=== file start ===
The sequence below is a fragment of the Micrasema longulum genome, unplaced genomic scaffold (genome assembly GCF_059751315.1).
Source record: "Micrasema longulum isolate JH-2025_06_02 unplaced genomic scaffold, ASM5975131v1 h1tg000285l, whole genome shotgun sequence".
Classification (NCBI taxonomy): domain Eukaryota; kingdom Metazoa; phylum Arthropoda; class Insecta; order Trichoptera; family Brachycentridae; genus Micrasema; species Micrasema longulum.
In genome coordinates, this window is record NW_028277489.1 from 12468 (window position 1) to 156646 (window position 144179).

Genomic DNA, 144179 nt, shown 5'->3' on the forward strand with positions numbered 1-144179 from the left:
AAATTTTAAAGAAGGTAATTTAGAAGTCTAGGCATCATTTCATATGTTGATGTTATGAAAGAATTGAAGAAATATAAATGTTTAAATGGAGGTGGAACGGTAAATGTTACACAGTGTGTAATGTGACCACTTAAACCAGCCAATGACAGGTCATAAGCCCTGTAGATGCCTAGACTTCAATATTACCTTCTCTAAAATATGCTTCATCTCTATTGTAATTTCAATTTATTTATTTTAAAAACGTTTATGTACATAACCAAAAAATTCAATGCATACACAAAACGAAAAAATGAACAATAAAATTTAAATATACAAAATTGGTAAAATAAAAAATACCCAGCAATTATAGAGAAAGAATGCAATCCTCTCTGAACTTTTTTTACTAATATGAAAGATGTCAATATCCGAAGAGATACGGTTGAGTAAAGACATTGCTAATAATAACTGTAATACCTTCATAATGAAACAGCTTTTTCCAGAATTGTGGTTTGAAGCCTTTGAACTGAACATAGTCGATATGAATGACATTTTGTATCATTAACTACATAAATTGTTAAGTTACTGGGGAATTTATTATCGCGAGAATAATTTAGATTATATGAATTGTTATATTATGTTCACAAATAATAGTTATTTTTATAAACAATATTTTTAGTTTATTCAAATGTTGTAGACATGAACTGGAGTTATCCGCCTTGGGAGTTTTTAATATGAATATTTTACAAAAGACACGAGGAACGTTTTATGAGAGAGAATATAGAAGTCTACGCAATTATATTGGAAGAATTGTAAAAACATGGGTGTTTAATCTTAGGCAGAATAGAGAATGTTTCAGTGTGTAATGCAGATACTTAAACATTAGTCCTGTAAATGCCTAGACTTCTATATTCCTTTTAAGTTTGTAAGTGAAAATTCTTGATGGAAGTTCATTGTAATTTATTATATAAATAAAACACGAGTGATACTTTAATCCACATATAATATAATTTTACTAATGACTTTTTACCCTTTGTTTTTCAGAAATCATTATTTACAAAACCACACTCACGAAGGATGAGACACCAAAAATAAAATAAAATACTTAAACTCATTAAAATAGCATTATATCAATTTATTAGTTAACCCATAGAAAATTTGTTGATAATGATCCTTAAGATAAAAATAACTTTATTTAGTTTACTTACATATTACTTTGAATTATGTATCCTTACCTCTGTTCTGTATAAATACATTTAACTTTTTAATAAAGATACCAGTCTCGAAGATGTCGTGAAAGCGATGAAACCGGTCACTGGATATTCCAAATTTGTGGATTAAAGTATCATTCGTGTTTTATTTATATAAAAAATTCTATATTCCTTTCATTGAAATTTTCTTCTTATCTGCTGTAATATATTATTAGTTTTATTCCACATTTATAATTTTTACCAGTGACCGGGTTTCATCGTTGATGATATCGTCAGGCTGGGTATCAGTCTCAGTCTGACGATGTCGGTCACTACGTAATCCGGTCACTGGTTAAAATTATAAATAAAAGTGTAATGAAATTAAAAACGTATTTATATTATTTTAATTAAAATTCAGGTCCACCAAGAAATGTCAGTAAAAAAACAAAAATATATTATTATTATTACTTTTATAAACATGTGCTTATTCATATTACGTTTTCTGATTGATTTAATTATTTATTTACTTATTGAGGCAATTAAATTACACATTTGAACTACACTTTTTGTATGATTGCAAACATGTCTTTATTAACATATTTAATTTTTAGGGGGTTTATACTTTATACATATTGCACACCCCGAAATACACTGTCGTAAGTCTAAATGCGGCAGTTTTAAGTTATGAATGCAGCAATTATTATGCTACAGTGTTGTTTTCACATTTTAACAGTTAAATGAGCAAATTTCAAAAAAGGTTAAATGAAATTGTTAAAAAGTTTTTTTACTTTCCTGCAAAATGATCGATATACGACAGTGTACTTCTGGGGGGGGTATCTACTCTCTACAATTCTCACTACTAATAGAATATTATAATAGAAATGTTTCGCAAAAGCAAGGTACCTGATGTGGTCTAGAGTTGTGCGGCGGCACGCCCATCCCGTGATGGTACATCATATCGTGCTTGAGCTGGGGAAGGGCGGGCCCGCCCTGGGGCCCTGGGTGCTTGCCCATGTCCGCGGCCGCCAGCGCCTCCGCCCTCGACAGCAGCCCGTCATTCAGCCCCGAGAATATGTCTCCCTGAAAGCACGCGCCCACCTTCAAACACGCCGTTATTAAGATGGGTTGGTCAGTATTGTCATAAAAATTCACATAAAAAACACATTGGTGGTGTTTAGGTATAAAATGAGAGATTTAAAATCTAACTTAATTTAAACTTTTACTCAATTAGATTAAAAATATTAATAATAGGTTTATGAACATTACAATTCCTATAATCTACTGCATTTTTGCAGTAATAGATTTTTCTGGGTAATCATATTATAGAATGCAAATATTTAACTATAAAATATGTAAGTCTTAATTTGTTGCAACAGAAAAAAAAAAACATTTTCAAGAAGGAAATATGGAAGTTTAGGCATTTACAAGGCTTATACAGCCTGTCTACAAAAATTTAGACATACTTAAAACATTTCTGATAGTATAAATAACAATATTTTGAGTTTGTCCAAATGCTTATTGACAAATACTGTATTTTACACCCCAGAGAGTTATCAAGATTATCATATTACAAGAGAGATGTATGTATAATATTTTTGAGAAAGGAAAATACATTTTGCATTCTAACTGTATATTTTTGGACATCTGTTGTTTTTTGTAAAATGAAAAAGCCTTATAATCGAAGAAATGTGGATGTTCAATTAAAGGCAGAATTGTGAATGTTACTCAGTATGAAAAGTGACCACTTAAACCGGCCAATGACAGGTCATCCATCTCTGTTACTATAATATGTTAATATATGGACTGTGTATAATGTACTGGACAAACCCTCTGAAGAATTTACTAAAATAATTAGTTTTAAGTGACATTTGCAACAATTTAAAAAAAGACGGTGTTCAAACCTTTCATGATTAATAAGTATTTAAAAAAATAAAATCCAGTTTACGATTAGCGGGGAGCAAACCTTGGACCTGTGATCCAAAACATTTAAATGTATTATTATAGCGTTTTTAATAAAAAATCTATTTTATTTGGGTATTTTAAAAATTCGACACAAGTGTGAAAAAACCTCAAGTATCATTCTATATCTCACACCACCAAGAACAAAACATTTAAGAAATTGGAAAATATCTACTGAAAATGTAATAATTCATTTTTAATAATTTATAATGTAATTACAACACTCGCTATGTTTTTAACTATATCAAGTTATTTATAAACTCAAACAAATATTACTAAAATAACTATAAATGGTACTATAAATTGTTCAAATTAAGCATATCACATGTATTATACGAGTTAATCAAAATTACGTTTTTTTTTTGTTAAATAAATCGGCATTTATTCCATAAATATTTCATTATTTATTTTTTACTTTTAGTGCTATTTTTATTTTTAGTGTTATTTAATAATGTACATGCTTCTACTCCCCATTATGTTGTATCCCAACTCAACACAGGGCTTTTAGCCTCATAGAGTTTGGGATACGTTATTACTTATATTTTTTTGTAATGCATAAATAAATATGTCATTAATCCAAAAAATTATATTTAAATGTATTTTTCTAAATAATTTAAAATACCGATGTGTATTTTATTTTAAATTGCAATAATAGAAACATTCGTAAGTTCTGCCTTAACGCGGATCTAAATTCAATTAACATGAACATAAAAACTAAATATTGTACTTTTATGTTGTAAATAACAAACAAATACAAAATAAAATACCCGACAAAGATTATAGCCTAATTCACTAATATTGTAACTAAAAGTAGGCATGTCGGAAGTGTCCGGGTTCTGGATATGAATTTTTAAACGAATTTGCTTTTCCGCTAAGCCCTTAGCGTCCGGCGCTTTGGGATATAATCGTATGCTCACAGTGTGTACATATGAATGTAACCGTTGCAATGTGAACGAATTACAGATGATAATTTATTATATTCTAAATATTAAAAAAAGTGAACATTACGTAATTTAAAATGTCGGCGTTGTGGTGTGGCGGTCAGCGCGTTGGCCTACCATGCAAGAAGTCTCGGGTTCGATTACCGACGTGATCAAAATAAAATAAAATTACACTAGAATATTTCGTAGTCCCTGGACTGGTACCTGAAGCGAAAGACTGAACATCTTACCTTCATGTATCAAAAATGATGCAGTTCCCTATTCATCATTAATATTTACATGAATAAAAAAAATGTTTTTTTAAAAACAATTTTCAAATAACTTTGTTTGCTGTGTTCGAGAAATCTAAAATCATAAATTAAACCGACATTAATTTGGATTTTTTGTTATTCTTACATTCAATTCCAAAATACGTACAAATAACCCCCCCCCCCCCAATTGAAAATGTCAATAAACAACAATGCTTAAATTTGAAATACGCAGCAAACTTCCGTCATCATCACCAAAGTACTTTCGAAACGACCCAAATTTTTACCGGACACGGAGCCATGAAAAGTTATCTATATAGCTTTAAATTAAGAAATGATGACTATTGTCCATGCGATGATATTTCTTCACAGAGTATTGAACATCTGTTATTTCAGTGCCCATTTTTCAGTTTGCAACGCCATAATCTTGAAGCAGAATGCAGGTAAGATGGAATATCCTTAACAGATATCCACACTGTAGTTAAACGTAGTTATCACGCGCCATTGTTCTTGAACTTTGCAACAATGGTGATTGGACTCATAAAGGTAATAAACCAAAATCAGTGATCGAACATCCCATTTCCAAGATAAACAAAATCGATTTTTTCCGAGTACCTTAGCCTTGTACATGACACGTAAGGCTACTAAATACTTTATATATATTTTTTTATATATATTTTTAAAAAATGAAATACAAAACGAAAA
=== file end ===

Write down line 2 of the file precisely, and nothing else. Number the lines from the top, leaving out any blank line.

Source record: "Micrasema longulum isolate JH-2025_06_02 unplaced genomic scaffold, ASM5975131v1 h1tg000285l, whole genome shotgun sequence".